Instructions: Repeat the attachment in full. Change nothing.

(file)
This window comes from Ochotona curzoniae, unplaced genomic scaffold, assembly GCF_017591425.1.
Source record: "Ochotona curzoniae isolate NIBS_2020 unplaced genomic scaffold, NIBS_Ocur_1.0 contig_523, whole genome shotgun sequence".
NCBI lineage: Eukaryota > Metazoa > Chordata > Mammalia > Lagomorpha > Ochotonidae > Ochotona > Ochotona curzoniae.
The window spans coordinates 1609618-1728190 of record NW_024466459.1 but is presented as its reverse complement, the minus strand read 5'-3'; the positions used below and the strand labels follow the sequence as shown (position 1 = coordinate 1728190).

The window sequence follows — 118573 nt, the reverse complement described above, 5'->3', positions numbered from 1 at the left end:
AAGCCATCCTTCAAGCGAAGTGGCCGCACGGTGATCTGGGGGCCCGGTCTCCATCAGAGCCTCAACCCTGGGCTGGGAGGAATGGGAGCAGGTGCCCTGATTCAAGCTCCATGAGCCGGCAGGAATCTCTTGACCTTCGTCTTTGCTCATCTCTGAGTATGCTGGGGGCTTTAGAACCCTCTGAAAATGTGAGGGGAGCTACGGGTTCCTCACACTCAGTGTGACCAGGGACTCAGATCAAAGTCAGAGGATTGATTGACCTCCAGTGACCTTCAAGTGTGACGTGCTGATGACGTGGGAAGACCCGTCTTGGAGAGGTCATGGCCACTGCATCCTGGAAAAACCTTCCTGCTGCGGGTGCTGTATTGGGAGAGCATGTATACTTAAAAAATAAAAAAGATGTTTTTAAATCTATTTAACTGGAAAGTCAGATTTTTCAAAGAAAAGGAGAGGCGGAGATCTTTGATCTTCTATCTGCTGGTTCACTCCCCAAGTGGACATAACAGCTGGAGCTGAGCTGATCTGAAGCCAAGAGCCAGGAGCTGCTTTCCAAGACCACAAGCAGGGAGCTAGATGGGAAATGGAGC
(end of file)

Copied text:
This window comes from Ochotona curzoniae, unplaced genomic scaffold, assembly GCF_017591425.1.
Source record: "Ochotona curzoniae isolate NIBS_2020 unplaced genomic scaffold, NIBS_Ocur_1.0 contig_523, whole genome shotgun sequence".
NCBI lineage: Eukaryota > Metazoa > Chordata > Mammalia > Lagomorpha > Ochotonidae > Ochotona > Ochotona curzoniae.
The window spans coordinates 1609618-1728190 of record NW_024466459.1 but is presented as its reverse complement, the minus strand read 5'-3'; the positions used below and the strand labels follow the sequence as shown (position 1 = coordinate 1728190).

The window sequence follows — 118573 nt, the reverse complement described above, 5'->3', positions numbered from 1 at the left end:
AAGCCATCCTTCAAGCGAAGTGGCCGCACGGTGATCTGGGGGCCCGGTCTCCATCAGAGCCTCAACCCTGGGCTGGGAGGAATGGGAGCAGGTGCCCTGATTCAAGCTCCATGAGCCGGCAGGAATCTCTTGACCTTCGTCTTTGCTCATCTCTGAGTATGCTGGGGGCTTTAGAACCCTCTGAAAATGTGAGGGGAGCTACGGGTTCCTCACACTCAGTGTGACCAGGGACTCAGATCAAAGTCAGAGGATTGATTGACCTCCAGTGACCTTCAAGTGTGACGTGCTGATGACGTGGGAAGACCCGTCTTGGAGAGGTCATGGCCACTGCATCCTGGAAAAACCTTCCTGCTGCGGGTGCTGTATTGGGAGAGCATGTATACTTAAAAAATAAAAAAGATGTTTTTAAATCTATTTAACTGGAAAGTCAGATTTTTCAAAGAAAAGGAGAGGCGGAGATCTTTGATCTTCTATCTGCTGGTTCACTCCCCAAGTGGACATAACAGCTGGAGCTGAGCTGATCTGAAGCCAAGAGCCAGGAGCTGCTTTCCAAGACCACAAGCAGGGAGCTAGATGGGAAATGGAGC